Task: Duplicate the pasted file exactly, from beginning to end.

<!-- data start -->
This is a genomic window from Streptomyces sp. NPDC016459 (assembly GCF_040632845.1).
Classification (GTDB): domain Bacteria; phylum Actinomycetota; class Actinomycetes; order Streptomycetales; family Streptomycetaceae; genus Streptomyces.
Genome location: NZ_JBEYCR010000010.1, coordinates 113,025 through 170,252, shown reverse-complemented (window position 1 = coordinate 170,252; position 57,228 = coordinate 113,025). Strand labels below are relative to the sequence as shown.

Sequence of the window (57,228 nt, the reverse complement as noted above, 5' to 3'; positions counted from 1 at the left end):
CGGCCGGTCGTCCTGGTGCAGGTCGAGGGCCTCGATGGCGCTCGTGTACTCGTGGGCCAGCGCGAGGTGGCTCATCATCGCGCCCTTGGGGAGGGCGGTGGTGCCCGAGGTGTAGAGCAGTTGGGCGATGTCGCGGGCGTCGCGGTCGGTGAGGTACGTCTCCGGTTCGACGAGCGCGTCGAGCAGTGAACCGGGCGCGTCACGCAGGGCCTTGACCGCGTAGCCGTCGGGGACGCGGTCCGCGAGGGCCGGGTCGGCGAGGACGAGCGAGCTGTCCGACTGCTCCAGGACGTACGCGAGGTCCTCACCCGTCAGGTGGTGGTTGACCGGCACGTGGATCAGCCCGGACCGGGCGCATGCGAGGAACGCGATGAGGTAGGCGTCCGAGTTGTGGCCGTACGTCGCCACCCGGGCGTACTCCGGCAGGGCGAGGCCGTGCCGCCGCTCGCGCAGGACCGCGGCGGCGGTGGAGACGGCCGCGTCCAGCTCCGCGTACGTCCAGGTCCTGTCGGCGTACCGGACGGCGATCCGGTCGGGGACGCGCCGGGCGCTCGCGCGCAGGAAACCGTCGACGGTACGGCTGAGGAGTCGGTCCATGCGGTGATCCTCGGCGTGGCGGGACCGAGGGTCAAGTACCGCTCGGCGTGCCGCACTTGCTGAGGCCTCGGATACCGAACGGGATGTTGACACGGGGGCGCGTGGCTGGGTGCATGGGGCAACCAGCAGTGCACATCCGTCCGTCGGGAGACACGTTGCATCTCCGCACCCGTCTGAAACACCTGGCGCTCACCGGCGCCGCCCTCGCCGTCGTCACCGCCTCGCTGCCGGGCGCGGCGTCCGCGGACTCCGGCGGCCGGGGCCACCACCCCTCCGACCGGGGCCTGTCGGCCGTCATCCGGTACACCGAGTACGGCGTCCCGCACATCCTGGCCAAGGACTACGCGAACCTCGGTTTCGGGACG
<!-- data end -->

This is a genomic window from Streptomyces sp. NPDC016459 (assembly GCF_040632845.1).
Classification (GTDB): domain Bacteria; phylum Actinomycetota; class Actinomycetes; order Streptomycetales; family Streptomycetaceae; genus Streptomyces.
Genome location: NZ_JBEYCR010000010.1, coordinates 113,025 through 170,252, shown reverse-complemented (window position 1 = coordinate 170,252; position 57,228 = coordinate 113,025). Strand labels below are relative to the sequence as shown.

Sequence of the window (57,228 nt, the reverse complement as noted above, 5' to 3'; positions counted from 1 at the left end):
CGGCCGGTCGTCCTGGTGCAGGTCGAGGGCCTCGATGGCGCTCGTGTACTCGTGGGCCAGCGCGAGGTGGCTCATCATCGCGCCCTTGGGGAGGGCGGTGGTGCCCGAGGTGTAGAGCAGTTGGGCGATGTCGCGGGCGTCGCGGTCGGTGAGGTACGTCTCCGGTTCGACGAGCGCGTCGAGCAGTGAACCGGGCGCGTCACGCAGGGCCTTGACCGCGTAGCCGTCGGGGACGCGGTCCGCGAGGGCCGGGTCGGCGAGGACGAGCGAGCTGTCCGACTGCTCCAGGACGTACGCGAGGTCCTCACCCGTCAGGTGGTGGTTGACCGGCACGTGGATCAGCCCGGACCGGGCGCATGCGAGGAACGCGATGAGGTAGGCGTCCGAGTTGTGGCCGTACGTCGCCACCCGGGCGTACTCCGGCAGGGCGAGGCCGTGCCGCCGCTCGCGCAGGACCGCGGCGGCGGTGGAGACGGCCGCGTCCAGCTCCGCGTACGTCCAGGTCCTGTCGGCGTACCGGACGGCGATCCGGTCGGGGACGCGCCGGGCGCTCGCGCGCAGGAAACCGTCGACGGTACGGCTGAGGAGTCGGTCCATGCGGTGATCCTCGGCGTGGCGGGACCGAGGGTCAAGTACCGCTCGGCGTGCCGCACTTGCTGAGGCCTCGGATACCGAACGGGATGTTGACACGGGGGCGCGTGGCTGGGTGCATGGGGCAACCAGCAGTGCACATCCGTCCGTCGGGAGACACGTTGCATCTCCGCACCCGTCTGAAACACCTGGCGCTCACCGGCGCCGCCCTCGCCGTCGTCACCGCCTCGCTGCCGGGCGCGGCGTCCGCGGACTCCGGCGGCCGGGGCCACCACCCCTCCGACCGGGGCCTGTCGGCCGTCATCCGGTACACCGAGTACGGCGTCCCGCACATCCTGGCCAAGGACTACGCGAACCTCGGTTTCGGGACG